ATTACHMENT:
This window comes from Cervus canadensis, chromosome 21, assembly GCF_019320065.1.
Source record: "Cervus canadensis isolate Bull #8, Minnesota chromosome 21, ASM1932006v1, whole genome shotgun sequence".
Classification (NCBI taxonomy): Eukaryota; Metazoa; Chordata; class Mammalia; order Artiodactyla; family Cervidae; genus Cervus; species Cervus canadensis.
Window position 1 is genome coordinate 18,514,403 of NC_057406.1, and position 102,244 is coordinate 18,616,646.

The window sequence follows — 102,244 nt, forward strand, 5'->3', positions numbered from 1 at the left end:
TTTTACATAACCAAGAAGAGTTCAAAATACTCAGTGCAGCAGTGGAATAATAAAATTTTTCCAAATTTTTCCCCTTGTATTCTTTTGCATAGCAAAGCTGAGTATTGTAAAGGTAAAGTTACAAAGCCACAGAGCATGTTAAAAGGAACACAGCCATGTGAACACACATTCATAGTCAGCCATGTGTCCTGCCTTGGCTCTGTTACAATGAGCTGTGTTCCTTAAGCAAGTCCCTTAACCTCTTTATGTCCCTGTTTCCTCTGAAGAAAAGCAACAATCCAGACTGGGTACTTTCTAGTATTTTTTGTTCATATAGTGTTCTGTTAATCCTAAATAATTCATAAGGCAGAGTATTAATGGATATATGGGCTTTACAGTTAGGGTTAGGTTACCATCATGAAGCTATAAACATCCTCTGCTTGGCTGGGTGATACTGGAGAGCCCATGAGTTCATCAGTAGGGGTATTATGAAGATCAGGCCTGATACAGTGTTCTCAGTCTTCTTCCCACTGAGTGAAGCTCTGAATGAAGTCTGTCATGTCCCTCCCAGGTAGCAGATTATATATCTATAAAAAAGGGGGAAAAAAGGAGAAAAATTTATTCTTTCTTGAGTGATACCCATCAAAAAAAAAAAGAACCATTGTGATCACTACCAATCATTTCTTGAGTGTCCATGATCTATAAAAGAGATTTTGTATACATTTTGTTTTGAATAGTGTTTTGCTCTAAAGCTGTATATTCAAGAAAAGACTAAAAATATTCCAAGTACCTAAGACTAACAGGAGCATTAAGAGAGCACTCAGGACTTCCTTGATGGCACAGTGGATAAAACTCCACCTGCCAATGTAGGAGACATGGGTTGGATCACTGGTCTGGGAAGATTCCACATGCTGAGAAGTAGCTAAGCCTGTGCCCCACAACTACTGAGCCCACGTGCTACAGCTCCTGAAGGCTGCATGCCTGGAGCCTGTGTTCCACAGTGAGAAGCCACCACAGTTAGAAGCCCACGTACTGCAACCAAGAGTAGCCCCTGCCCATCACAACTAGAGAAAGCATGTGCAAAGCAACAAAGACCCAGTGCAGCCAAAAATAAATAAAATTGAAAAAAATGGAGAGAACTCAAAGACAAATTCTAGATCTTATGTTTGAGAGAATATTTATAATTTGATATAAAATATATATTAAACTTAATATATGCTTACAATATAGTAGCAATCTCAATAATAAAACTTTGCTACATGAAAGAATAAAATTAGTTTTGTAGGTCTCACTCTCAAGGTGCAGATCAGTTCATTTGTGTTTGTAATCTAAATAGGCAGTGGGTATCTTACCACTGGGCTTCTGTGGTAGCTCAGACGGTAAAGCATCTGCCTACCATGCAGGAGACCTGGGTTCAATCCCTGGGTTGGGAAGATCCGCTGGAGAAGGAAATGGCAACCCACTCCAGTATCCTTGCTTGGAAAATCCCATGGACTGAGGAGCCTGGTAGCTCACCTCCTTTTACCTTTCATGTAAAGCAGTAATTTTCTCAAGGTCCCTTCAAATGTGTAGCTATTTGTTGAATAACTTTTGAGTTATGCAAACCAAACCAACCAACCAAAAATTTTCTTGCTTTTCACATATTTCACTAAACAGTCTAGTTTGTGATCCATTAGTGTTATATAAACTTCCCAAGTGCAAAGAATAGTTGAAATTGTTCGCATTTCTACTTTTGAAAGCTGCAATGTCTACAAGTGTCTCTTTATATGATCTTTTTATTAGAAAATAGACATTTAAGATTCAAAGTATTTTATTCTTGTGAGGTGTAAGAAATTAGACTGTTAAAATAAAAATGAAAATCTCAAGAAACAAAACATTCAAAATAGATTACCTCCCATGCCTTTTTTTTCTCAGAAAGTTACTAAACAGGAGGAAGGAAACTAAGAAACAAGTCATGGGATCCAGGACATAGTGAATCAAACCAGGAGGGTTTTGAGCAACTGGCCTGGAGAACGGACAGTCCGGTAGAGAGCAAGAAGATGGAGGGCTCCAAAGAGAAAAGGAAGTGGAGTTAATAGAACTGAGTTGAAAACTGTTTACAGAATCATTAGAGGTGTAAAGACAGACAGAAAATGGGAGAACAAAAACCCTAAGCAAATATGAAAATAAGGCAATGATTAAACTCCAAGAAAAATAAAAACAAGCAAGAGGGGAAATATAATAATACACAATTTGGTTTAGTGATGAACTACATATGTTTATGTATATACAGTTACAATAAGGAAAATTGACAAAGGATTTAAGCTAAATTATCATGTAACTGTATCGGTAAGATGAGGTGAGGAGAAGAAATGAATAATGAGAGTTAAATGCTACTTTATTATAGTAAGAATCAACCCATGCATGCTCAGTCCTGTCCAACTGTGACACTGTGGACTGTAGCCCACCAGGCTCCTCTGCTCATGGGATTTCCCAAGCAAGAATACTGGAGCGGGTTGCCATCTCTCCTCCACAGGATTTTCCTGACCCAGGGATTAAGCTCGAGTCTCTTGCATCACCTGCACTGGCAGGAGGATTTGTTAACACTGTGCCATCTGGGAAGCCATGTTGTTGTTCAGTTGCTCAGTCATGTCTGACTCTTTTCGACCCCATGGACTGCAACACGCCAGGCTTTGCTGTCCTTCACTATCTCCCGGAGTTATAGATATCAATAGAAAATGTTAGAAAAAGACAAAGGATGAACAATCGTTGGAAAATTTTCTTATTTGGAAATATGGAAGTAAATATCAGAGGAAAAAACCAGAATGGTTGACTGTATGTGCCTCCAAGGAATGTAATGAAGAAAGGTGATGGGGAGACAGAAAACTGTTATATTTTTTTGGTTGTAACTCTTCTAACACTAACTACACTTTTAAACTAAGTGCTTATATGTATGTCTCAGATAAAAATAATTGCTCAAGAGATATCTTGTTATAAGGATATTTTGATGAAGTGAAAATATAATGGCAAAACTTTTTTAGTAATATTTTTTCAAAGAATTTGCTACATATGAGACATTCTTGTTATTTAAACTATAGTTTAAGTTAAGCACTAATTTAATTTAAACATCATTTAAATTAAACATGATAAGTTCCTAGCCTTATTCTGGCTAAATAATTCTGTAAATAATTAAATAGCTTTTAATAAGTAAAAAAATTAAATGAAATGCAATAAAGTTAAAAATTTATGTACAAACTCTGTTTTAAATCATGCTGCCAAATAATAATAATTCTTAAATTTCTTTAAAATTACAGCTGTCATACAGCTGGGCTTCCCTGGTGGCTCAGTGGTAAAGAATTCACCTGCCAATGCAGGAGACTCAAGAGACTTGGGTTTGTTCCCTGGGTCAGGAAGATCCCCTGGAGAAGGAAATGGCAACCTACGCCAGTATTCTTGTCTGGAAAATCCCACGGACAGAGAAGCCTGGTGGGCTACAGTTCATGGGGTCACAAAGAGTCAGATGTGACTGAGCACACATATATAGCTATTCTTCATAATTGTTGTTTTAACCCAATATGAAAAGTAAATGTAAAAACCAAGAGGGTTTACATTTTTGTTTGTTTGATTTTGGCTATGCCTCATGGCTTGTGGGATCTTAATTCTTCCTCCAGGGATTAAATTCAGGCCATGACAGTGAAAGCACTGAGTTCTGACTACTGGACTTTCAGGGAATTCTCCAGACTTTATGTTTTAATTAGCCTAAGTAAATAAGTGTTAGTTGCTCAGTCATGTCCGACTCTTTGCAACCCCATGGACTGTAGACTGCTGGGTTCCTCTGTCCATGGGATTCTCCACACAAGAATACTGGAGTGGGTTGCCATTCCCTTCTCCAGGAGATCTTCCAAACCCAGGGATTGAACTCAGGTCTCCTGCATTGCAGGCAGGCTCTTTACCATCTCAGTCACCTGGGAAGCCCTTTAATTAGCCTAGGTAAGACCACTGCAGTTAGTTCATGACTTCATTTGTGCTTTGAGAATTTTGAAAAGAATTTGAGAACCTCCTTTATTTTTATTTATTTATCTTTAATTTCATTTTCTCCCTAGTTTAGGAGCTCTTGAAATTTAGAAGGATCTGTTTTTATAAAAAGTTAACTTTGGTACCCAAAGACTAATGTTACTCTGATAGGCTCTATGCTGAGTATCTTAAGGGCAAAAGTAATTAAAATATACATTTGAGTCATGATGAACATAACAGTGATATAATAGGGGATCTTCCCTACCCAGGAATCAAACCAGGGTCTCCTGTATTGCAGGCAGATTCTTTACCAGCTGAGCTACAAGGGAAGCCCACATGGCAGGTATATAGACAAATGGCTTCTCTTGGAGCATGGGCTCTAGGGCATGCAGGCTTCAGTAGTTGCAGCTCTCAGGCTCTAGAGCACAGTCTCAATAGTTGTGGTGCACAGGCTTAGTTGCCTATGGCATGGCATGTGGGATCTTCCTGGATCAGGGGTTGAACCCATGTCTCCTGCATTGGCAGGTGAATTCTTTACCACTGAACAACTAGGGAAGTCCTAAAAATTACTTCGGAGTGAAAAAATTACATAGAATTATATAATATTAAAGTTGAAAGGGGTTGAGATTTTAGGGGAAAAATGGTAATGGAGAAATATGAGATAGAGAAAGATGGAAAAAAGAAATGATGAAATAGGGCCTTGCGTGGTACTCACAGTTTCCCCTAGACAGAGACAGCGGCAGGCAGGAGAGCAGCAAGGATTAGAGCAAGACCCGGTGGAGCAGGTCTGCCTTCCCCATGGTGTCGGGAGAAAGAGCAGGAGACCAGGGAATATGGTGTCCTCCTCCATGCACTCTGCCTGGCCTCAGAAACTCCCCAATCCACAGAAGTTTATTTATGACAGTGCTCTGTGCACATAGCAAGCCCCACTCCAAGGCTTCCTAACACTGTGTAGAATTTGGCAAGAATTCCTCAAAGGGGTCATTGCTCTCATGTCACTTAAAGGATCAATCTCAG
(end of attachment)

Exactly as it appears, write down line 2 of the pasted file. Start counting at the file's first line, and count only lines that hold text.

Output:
Source record: "Cervus canadensis isolate Bull #8, Minnesota chromosome 21, ASM1932006v1, whole genome shotgun sequence".